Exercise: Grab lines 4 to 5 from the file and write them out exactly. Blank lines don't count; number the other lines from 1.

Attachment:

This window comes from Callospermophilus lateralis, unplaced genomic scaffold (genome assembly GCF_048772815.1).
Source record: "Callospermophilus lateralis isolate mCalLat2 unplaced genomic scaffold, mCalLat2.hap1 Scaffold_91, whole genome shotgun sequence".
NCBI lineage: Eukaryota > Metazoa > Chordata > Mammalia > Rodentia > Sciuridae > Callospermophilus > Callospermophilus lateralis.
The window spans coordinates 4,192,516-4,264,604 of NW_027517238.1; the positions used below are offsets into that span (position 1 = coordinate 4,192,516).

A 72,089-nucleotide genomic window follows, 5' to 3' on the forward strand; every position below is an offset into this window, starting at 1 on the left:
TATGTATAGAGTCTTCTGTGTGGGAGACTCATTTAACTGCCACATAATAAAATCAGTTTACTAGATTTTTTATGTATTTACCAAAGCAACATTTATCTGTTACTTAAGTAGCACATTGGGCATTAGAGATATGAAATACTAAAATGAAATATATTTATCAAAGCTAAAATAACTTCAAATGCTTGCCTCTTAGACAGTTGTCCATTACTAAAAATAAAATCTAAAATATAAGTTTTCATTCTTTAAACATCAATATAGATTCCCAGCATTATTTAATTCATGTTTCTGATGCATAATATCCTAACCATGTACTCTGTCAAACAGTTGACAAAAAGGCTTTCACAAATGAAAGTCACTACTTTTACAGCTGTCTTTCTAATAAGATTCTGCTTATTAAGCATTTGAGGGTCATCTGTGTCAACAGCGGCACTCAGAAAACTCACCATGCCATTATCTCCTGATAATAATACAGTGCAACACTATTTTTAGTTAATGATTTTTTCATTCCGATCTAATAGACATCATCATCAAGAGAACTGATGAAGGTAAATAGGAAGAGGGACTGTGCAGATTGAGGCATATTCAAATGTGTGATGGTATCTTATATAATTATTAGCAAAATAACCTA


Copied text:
The window spans coordinates 4,192,516-4,264,604 of NW_027517238.1; the positions used below are offsets into that span (position 1 = coordinate 4,192,516).

A 72,089-nucleotide genomic window follows, 5' to 3' on the forward strand; every position below is an offset into this window, starting at 1 on the left: